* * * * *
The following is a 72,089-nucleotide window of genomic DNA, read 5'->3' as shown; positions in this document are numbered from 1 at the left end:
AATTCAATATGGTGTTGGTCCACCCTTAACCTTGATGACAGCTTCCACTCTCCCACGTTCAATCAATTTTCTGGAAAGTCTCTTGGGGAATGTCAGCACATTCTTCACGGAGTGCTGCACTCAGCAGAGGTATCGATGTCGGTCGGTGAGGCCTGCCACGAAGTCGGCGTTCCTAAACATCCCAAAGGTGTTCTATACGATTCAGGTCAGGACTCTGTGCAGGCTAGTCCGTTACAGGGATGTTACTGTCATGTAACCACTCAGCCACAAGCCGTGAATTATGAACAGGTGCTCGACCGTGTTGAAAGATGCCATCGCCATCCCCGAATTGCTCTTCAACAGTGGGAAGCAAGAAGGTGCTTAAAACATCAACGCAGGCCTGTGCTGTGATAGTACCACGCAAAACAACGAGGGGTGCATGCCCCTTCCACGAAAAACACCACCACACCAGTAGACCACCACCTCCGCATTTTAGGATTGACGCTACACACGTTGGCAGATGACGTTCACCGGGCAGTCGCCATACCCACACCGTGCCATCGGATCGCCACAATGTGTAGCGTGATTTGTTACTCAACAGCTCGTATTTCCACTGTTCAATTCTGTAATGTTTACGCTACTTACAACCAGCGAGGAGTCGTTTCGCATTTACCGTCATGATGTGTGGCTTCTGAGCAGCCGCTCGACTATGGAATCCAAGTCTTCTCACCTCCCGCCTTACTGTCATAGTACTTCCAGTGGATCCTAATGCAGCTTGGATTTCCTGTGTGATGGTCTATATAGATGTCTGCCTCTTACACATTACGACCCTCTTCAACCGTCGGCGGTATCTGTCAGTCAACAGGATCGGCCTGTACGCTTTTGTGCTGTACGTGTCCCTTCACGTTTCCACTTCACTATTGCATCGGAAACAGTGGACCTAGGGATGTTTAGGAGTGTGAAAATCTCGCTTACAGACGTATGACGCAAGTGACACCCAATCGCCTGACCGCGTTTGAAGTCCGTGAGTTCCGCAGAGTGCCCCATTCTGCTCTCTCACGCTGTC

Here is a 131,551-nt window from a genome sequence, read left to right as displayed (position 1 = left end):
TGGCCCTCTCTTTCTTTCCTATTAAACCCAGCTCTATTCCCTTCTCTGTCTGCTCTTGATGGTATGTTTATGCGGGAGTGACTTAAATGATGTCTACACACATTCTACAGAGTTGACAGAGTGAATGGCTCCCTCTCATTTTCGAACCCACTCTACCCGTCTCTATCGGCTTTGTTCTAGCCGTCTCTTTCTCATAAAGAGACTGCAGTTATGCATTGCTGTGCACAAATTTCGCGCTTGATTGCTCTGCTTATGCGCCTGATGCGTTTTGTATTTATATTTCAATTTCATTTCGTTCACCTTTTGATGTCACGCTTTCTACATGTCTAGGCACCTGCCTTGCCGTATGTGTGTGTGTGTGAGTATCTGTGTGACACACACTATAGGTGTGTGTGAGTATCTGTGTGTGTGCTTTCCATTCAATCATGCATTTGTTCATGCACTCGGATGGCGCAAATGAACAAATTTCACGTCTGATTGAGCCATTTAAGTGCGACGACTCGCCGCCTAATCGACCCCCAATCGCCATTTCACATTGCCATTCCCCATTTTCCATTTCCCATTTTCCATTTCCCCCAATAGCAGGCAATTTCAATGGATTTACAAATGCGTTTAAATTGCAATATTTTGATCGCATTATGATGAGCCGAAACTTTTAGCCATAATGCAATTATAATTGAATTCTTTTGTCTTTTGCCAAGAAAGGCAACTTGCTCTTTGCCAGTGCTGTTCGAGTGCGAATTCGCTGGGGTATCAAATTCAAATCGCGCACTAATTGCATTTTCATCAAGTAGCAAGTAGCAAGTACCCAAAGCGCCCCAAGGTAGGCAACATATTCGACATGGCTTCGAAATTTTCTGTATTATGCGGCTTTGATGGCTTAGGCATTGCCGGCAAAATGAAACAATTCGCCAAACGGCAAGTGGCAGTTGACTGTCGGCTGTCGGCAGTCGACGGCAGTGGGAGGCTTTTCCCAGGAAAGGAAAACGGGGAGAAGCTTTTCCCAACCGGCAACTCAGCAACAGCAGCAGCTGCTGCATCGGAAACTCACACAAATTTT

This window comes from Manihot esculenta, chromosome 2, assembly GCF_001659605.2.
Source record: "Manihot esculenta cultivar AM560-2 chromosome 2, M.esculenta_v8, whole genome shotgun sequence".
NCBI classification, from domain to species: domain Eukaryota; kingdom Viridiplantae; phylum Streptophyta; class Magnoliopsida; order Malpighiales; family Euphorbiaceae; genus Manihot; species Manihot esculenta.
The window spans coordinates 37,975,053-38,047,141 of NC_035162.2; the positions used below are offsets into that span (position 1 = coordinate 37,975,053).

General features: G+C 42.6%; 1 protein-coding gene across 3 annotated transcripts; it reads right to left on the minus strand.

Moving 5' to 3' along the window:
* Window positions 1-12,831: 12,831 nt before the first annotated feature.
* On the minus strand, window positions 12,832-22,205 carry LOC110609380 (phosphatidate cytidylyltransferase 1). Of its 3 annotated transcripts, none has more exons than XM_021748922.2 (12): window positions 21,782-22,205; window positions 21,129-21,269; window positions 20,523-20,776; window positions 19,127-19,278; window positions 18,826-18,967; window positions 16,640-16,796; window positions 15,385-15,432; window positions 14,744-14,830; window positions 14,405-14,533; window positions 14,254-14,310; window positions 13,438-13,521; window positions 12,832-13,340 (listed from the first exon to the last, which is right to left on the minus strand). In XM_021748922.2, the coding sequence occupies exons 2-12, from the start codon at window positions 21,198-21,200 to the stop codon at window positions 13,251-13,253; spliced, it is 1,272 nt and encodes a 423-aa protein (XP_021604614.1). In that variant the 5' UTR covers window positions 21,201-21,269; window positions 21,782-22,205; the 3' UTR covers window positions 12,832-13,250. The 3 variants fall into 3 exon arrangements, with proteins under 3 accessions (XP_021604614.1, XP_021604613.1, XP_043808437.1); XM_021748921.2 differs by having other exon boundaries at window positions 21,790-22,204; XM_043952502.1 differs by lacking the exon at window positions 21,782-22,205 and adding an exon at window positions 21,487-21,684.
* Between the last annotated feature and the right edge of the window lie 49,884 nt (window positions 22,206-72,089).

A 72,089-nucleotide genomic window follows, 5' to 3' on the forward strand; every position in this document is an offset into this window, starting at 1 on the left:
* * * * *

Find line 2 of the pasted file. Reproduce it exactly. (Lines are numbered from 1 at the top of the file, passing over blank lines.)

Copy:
AATTCAATATGGTGTTGGTCCACCCTTAACCTTGATGACAGCTTCCACTCTCCCACGTTCAATCAATTTTCTGGAAAGTCTCTTGGGGAATGTCAGCACATTCTTCACGGAGTGCTGCACTCAGCAGAGGTATCGATGTCGGTCGGTGAGGCCTGCCACGAAGTCGGCGTTCCTAAACATCCCAAAGGTGTTCTATACGATTCAGGTCAGGACTCTGTGCAGGCTAGTCCGTTACAGGGATGTTACTGTCATGTAACCACTCAGCCACAAGCCGTGAATTATGAACAGGTGCTCGACCGTGTTGAAAGATGCCATCGCCATCCCCGAATTGCTCTTCAACAGTGGGAAGCAAGAAGGTGCTTAAAACATCAACGCAGGCCTGTGCTGTGATAGTACCACGCAAAACAACGAGGGGTGCATGCCCCTTCCACGAAAAACACCACCACACCAGTAGACCACCACCTCCGCATTTTAGGATTGACGCTACACACGTTGGCAGATGACGTTCACCGGGCAGTCGCCATACCCACACCGTGCCATCGGATCGCCACAATGTGTAGCGTGATTTGTTACTCAACAGCTCGTATTTCCACTGTTCAATTCTGTAATGTTTACGCTACTTACAACCAGCGAGGAGTCGTTTCGCATTTACCGTCATGATGTGTGGCTTCTGAGCAGCCGCTCGACTATGGAATCCAAGTCTTCTCACCTCCCGCCTTACTGTCATAGTACTTCCAGTGGATCCTAATGCAGCTTGGATTTCCTGTGTGATGGTCTATATAGATGTCTGCCTCTTACACATTACGACCCTCTTCAACCGTCGGCGGTATCTGTCAGTCAACAGGATCGGCCTGTACGCTTTTGTGCTGTACGTGTCCCTTCACGTTTCCACTTCACTATTGCATCGGAAACAGTGGACCTAGGGATGTTTAGGAGTGTGAAAATCTCGCTTACAGACGTATGACGCAAGTGACACCCAATCGCCTGACCGCGTTTGAAGTCCGTGAGTTCCGCAGAGTGCCCCATTCTGCTCTCTCACGCTGTC